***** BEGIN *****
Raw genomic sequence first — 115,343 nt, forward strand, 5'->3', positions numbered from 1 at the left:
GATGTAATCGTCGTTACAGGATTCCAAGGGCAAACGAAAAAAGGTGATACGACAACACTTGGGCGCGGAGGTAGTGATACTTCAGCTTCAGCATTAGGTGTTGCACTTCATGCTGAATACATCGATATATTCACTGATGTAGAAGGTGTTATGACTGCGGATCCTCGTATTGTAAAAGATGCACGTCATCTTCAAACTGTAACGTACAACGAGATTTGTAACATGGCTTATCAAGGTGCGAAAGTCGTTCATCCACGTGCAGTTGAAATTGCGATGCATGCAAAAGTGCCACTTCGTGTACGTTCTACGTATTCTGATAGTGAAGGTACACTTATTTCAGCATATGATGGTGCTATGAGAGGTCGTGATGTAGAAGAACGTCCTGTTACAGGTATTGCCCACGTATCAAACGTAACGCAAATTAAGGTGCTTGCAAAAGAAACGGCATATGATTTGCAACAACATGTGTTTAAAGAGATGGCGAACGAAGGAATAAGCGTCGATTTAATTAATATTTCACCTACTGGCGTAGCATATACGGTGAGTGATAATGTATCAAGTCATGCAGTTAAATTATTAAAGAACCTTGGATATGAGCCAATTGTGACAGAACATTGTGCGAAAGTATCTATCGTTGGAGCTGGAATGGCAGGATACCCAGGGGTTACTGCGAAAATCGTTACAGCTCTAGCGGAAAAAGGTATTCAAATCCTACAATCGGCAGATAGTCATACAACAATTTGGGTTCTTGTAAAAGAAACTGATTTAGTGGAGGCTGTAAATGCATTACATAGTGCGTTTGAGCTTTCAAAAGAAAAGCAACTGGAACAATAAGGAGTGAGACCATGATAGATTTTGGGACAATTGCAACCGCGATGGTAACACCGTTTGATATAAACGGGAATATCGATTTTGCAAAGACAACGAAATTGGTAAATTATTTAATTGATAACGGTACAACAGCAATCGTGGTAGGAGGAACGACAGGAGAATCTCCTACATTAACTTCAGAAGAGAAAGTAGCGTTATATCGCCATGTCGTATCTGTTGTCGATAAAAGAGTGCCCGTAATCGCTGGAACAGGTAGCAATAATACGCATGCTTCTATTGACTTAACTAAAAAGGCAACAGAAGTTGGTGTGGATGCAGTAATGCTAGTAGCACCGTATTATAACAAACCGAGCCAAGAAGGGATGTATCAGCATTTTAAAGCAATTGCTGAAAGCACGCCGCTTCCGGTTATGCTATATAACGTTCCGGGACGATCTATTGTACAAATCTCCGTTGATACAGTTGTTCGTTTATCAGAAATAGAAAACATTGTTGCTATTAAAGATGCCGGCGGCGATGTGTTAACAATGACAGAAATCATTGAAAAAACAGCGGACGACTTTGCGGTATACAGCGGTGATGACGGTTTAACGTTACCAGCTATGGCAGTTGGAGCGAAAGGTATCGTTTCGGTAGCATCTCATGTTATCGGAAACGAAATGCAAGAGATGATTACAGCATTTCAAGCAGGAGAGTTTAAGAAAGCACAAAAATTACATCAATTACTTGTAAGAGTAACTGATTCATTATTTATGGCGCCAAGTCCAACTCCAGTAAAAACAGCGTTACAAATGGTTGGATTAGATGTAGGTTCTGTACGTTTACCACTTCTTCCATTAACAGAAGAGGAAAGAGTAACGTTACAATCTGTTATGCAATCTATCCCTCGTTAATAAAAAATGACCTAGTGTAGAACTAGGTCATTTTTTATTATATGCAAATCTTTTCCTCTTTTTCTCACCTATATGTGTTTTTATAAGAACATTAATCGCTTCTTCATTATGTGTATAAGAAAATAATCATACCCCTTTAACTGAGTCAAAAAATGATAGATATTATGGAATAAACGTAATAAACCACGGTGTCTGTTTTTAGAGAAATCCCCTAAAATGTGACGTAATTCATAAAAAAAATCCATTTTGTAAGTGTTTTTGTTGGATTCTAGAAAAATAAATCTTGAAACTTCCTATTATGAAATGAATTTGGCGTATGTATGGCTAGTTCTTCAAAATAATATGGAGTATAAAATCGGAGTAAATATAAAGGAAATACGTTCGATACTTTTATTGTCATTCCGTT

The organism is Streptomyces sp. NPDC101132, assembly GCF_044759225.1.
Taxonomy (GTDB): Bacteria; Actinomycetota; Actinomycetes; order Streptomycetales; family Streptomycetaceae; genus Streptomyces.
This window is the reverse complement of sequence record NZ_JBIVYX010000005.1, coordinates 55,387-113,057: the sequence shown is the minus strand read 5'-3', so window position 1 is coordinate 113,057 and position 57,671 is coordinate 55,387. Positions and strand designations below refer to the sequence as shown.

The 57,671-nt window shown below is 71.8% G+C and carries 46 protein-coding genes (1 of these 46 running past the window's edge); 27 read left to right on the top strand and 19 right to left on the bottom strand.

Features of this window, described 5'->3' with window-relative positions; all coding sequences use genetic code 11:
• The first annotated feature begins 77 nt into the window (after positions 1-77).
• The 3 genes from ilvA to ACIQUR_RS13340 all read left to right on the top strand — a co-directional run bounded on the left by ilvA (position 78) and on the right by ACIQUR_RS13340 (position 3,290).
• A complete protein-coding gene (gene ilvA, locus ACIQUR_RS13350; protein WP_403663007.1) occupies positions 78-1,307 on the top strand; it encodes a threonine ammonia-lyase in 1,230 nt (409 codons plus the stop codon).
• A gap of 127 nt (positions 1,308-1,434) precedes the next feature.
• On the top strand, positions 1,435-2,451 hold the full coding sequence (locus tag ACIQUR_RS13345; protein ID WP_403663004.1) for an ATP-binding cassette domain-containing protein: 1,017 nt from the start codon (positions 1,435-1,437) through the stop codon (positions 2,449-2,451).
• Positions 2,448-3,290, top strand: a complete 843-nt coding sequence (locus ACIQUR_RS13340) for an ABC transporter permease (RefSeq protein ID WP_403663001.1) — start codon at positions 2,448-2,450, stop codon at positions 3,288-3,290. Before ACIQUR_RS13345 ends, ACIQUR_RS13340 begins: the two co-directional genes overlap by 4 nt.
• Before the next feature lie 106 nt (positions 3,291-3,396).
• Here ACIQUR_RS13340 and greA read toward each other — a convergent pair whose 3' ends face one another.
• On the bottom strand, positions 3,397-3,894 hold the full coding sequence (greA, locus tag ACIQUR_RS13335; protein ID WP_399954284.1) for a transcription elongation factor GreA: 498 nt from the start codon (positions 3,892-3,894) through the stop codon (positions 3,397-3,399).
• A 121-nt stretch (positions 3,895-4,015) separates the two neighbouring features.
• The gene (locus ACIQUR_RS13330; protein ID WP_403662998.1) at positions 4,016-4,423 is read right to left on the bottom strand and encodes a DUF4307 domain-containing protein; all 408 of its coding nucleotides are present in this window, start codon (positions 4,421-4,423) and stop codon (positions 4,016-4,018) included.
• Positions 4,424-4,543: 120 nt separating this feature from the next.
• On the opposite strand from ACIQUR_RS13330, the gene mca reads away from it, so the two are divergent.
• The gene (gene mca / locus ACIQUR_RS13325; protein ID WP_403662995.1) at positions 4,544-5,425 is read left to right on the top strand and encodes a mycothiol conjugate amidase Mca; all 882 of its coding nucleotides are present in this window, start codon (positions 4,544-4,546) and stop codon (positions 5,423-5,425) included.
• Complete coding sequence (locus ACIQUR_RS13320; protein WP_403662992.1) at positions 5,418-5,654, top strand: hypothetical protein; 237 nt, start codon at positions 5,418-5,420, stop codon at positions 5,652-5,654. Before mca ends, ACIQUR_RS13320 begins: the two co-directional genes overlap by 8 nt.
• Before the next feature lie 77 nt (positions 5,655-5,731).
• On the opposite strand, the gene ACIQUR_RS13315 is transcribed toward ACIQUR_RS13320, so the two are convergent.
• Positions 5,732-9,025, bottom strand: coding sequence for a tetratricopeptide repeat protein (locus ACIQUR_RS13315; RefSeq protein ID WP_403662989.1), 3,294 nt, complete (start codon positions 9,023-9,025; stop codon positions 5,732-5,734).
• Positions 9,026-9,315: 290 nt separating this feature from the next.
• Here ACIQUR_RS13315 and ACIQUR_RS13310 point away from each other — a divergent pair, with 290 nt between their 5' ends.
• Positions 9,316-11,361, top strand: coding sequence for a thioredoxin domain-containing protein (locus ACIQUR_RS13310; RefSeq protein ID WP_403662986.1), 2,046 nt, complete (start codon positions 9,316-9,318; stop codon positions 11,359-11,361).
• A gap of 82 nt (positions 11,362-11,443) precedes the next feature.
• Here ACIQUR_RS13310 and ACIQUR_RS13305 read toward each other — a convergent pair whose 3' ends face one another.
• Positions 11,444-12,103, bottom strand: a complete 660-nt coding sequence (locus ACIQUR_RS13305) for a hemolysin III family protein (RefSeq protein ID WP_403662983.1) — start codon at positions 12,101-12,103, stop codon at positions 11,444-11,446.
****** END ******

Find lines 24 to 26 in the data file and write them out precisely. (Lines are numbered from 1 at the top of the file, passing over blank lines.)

• On the opposite strand, the gene ACIQUR_RS13315 is transcribed toward ACIQUR_RS13320, so the two are convergent.
• Positions 5,732-9,025, bottom strand: coding sequence for a tetratricopeptide repeat protein (locus ACIQUR_RS13315; RefSeq protein ID WP_403662989.1), 3,294 nt, complete (start codon positions 9,023-9,025; stop codon positions 5,732-5,734).
• Positions 9,026-9,315: 290 nt separating this feature from the next.